Managing Data With ViewModel In ASP.NET MVC

This article will tell you almost everything about ViewModel in ASP.NET MVC. I am writing this article to tell you the basic to advanced foremost concepts about ways to manage the data and organize the code in ASP.NET MVC. Stay tuned for my coming articles.

I would strongly recommend reading my previous articles, which will be defining the basic concepts of ASP.NET MVC, as listed below.

Read this article, check the code after downloading, and then feel free to give your feedback.

The topics to be covered are,

  1. ViewModel and its usage
  2. How data can be managed with ViewModel
  3. Where we should use ViewModel
  4. Understanding ViewModel with a practical example

Introduction and Background

The concept of ViewModels is not only for ASP.NET MVC. It is also used in MVC, MVP, and MVVM design patterns. In this article, you’ll learn what are ViewModels and how can we manage and clean the code with ViewModels.

What ViewModel is

In ASP.NET MVC, ViewModels are used to shape multiple entities from one or more models into a single object. This conversion into single object provides us better optimization. You can see the concept of ViewModel in the image below.

Managing Data with ViewModel In ASP.NET MVC 

As you can see, if we want to display more than one Model into a single View, we have to pass a ViewModel to that View, so that we can take benefits of both the models into a single object. So, we have to use ViewModel for  better performance of sources.

How data is managed with ViewModel

ViewModel provides us proper Separation of Concerns (SoC). The View needs to only render the single ViewModel object, and there is a specific purpose for each and every aspect of the application, which means the application will be more organized in the code. Using ViewModel, we put our manipulation code separately in a specific place and away from the View and Controller.

So, it provides us a better SoC and makes our code more maintainable. It also makes our code more testable because unit testing means testing the small units, and it is easier to test if we separate the manipulation logic in a separate ViewModel.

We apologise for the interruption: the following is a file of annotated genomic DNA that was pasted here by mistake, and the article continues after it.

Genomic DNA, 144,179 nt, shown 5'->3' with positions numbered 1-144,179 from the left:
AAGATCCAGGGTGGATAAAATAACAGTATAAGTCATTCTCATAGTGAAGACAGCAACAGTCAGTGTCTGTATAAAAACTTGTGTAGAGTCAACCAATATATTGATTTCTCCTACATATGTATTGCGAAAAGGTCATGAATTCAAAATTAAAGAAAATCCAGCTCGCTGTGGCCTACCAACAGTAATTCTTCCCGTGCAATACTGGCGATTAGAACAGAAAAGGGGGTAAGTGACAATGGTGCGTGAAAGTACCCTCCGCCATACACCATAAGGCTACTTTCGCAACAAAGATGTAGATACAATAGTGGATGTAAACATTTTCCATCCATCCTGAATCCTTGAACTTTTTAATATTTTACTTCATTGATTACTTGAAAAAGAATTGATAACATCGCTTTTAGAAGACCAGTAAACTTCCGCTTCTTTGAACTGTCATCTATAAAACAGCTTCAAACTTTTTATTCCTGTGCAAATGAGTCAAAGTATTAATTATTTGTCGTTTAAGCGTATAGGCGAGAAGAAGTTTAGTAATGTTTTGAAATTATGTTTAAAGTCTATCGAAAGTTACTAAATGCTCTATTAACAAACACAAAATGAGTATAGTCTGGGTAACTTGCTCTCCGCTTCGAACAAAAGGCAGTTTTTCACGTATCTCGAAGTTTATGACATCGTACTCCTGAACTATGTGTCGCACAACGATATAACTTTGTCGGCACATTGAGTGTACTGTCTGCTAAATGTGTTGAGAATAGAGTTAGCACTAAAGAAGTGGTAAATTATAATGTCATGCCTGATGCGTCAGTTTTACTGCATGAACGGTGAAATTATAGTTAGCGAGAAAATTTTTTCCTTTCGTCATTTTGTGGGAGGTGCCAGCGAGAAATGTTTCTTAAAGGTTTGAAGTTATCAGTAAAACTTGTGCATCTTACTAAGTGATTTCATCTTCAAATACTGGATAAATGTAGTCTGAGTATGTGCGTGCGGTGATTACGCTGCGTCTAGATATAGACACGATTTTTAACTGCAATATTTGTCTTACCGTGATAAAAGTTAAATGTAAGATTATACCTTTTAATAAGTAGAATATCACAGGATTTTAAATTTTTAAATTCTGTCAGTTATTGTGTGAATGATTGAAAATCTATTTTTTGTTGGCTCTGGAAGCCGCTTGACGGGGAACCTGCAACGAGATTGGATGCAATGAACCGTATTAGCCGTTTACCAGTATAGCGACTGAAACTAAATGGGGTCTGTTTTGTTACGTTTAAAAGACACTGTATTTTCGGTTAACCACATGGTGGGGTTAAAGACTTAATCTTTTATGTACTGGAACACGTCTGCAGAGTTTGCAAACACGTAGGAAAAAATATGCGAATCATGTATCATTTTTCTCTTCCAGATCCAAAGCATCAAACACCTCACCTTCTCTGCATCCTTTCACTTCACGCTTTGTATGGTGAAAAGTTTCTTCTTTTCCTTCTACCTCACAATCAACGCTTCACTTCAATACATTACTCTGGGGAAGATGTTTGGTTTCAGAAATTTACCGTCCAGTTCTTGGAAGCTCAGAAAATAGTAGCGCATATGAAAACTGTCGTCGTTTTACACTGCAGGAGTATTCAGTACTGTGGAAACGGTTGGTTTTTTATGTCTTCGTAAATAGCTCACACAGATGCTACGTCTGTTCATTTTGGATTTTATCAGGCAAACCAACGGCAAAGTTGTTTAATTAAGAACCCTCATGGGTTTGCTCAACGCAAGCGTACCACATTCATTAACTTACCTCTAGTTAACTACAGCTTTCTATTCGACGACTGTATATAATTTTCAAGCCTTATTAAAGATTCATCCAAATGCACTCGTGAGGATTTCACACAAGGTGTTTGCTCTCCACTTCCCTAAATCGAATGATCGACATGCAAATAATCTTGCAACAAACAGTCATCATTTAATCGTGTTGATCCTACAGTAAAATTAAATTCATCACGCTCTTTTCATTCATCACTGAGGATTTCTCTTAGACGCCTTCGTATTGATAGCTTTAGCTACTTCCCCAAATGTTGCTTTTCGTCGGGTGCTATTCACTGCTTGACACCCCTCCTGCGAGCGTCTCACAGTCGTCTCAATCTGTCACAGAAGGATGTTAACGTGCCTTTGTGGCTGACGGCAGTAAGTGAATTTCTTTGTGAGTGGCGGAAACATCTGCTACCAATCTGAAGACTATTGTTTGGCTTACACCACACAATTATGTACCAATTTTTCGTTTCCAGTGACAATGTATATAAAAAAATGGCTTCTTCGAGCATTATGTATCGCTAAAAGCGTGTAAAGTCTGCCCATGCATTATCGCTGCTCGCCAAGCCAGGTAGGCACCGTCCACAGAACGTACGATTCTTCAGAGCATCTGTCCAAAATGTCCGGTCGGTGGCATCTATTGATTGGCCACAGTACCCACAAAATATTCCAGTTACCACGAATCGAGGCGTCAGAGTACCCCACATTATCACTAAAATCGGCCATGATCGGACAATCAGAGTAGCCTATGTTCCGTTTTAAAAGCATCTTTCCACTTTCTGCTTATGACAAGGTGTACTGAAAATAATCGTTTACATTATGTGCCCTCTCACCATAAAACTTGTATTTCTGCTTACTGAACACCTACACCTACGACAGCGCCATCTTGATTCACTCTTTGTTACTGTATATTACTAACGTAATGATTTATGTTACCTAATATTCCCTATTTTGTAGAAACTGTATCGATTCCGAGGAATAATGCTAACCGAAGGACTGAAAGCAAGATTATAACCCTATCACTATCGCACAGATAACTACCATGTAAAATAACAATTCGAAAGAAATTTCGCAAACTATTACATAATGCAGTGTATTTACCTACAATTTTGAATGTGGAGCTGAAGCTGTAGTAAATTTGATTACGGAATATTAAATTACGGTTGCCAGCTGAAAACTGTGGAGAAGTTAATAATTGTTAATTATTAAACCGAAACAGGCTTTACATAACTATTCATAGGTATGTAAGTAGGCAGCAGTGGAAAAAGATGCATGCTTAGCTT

Where we should use ViewModel?

We can use ViewModel in the following scenarios,

  • Managing or creating dropdown lists for a specific entity
  • Creating Master-Details View in data-driven websites
  • Used in showing shopping carts on the website
  • Used in Pagination
  • Used in a website to show User profile widget
  • Used to make Dashboards for integrating multiple data into one place
  • Used as an Aggregate Root to make reports in Domain Driven Design (DDD)

These are the complex scenarios in which ViewModel can be used for better maintainability, reliability, and testability of code.

Understanding ViewModel with a practical example

Let’s take an example in which there is a View for showing a list of books. And, we also want to show the list of customers who rented these books. We don’t have any relationship between books and the customers so, the purpose is to only show the data of both classes together. And as you know, there will be separate model classes for Book and Customer, and we can’t pass both models into a single View. Hence, we have to make a ViewModel.

Let’s create a project with the name ViewModelsDemo.

Managing Data with ViewModel In ASP.NET MVC 

Then, select Empty, check MVC, then click OK.

Managing Data with ViewModel In ASP.NET MVC 

Now, let’s create the model classes for both - Book and Customer.

Managing Data with ViewModel In ASP.NET MVC 

Give that class the name “Book” and click OK.

Managing Data with ViewModel In ASP.NET MVC 

And then, write the following code into it.

  1. namespace ViewModelsDemo.Models  
  2. {  
  3.     public class Book  
  4.     {  
  5.         public int BookId { get; set; }  
  6.         public string BookName { get; set; }  
  7.     }  
  8. }  

Now, repeat the same procedure to make another class named as “Customer”. Write the following code into it.

  1. namespace ViewModelsDemo.Models  
  2. {  
  3.     public class Customer  
  4.     {  
  5.         public int CustomerId { get; set; }  
  6.         public string CustomerName { get; set; }  
  7.    
  8.     }  
  9. }  

Now, make a Controller to handle the HTTP requests.

Managing Data with ViewModel In ASP.NET MVC 

Then, select “MVC 5 Controller – Empty”.

Managing Data with ViewModel In ASP.NET MVC 

And give a name as “HomeController”.